The University of Illinois was established in the year 1867 in Urbana, Illinois. Soon after, it began fielding athletic teams named the “Fighting Illini.” The University attributes this nickname to the World War soldiers for whom their football facility, Memorial Stadium, is named. These soldiers understood the importance of comradery in the face of adversity, and so they chose to name themselves after the Native peoples of Illinois that had established the "Illiniwek Confederacy" as part of the history of their home state. The University was as proud then, as it was for many years, to be associated with the Native peoples for whom the state was named. The Illini attributes of strength, courage, and honor were deeply admired and well-respected among the campus culture and surrounding community.
In 1926, two Eagle Scouts, Lester Leutwiler and Ralph Hubbard, combined their extensive knowledge of Indian lore and dance that they learned at the World Boyscout Jamboree in Denmark into the creation of a halftime tradition to honor the Indigenous roots of the state and University. Unlike some depictions, theirs was not created to portray a real person, but rather a high-minded concept of unity. An original dance was crated and performed by Lester Leutwiler, inspired by authentic dance moves learned from his time in Boy Scouts. A common practice in Native art is to never exactly replicate the creation of another artist, and so as Leutwiler designated another student to continue his tradition, small edits were made to the performance. As such, several students at Illinois over the years presented their own unique take on this tradition, done in the style of a traditional “fancy dance,” which is performed to capture attention and provide entertainment.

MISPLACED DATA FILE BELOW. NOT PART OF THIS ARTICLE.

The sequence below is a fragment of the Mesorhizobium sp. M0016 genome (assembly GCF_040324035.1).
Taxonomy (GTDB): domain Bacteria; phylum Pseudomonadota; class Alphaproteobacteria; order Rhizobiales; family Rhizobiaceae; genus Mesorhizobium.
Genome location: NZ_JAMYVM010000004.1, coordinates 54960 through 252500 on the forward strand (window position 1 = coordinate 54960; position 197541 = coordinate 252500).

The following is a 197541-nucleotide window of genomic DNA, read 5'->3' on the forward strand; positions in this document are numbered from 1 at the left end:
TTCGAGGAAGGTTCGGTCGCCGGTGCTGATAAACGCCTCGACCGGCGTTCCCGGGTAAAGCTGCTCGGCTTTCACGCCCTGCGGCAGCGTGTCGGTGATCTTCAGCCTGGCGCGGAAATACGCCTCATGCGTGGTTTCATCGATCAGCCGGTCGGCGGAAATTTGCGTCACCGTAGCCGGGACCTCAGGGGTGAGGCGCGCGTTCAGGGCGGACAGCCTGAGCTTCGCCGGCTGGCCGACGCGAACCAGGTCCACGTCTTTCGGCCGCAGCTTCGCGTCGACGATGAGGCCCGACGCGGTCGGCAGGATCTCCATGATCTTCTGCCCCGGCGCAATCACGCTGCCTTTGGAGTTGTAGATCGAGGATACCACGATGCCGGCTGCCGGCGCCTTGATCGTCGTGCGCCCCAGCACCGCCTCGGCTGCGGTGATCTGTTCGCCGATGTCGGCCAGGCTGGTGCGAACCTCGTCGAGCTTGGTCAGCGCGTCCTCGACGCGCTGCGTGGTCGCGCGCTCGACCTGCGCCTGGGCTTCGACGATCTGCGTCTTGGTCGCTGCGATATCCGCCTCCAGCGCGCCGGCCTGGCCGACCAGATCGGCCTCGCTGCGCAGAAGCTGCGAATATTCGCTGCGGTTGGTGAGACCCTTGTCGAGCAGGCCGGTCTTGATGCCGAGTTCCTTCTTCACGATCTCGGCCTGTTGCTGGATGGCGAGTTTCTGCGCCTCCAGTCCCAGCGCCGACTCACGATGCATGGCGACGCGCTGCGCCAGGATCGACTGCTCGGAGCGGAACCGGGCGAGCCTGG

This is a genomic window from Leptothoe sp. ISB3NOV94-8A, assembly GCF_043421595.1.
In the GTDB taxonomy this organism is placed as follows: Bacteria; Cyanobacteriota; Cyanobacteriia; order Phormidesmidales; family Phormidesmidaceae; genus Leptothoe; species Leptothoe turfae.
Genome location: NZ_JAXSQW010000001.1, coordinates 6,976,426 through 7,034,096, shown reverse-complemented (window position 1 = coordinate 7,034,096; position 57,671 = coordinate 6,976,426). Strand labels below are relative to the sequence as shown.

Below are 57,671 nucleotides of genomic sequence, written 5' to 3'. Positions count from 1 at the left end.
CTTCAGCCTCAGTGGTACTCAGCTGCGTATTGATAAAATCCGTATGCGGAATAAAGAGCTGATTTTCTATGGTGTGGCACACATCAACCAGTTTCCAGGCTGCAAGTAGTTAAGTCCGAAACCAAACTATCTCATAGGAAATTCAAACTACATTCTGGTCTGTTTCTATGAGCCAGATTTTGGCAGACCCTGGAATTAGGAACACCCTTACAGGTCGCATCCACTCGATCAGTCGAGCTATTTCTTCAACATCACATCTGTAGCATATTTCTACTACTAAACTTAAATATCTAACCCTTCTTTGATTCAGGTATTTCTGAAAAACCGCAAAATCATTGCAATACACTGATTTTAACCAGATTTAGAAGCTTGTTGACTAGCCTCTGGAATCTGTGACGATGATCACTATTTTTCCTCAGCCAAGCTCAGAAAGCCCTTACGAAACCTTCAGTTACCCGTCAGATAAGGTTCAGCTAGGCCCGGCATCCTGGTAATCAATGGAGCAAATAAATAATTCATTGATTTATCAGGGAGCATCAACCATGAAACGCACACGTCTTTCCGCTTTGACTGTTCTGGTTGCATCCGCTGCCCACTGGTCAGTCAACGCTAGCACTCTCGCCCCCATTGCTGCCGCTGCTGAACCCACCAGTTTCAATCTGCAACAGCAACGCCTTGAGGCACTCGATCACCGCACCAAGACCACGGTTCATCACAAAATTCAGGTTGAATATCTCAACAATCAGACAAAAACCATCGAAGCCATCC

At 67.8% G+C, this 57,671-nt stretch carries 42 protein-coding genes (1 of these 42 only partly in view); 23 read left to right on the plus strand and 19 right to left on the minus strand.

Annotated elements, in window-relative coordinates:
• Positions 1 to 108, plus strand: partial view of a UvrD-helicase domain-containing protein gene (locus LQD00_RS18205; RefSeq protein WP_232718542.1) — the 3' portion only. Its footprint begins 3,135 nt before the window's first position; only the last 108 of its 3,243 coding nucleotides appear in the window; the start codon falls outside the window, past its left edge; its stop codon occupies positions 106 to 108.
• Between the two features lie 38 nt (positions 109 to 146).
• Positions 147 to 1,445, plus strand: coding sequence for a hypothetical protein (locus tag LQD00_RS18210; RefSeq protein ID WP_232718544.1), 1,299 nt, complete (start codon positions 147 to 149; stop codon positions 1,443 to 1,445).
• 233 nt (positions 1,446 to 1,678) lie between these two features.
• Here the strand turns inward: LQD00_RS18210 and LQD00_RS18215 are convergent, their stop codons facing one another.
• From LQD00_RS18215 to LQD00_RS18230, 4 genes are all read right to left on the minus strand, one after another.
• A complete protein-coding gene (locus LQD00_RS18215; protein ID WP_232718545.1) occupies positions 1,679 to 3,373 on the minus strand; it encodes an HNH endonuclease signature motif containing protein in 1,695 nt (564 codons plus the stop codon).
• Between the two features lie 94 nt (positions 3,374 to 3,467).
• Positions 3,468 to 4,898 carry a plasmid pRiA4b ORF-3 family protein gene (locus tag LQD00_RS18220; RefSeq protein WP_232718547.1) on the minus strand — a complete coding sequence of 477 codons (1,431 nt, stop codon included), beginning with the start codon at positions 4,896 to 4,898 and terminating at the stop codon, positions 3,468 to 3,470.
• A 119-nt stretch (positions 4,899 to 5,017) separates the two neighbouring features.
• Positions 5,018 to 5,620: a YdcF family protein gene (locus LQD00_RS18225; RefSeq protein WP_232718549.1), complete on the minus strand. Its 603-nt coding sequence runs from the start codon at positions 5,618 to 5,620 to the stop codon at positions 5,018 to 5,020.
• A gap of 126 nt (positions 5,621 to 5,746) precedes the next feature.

In the 1990s, when the Honor the Chief Society was first founded, our mission was to educate the University community about the importance of recognizing the state's Native American history. During these early years, our ideologies were modeled after the Peoria Nation of Oklahoma, direct descendants of the Illiniwek Confederation. On the subject of the Chief Illiniwek tradition at Illinois, Don Giles, Chief of the Peoria Tribe in 1995, said, "To say that we are anything but proud to have these portrayals would be completely wrong. We are proud. We're proud that the University of Illinois, the flagship university of the state, a seat of learning, is drawing on that background of our having been there. And what more honor could they pay us?" Supporting Chief Giles was another tribal elder, Ron Froman, who stated that the anti-imagery protesters "don't speak for all Native Americans, and certainly not us." Though our organization was founded in response to this controversy at the University, The Honor the Chief Society is not sponsored, licensed, approved, or endorsed by the University of Illinois.
For nearly a decade, protestors continued their campaign against Native imagery, eventually reaching a breakthrough by influencing the National Collegiate Athletic Association (NCAA). In 2006, the NCAA ruled that schools with Native imagery must get permission from the tribe they were representing or they would be forbidden from hosting post-season tournaments. Though this ruling deemed Native imagery to be inherently "hostile and abusive", it nevertheless left some room for college teams to maintain their Native names, images, and traditions. Schools such as Florida State and Utah were able to partner with local Seminole and Ute tribes, respectively. Additionally, schools like Hawaii and San Diego State were also able to retain their Native imagery, as the indigenous peoples that they represented were not federally-recognized by the US government, an additional caveat of the NCAA ruling. Illinois was a difficult case because their name and tradition represented a loose confederacy of several tribes, rather than just one. Even more so, the term "Illini" was used to represent the collective inhabitants of Illinois, not just a single demographic. Nevertheless, it was again the NCAA that deemed the Peoria Tribe of Oklahoma to be solely responsible for the fate of Chief Illiniwek at Illinois.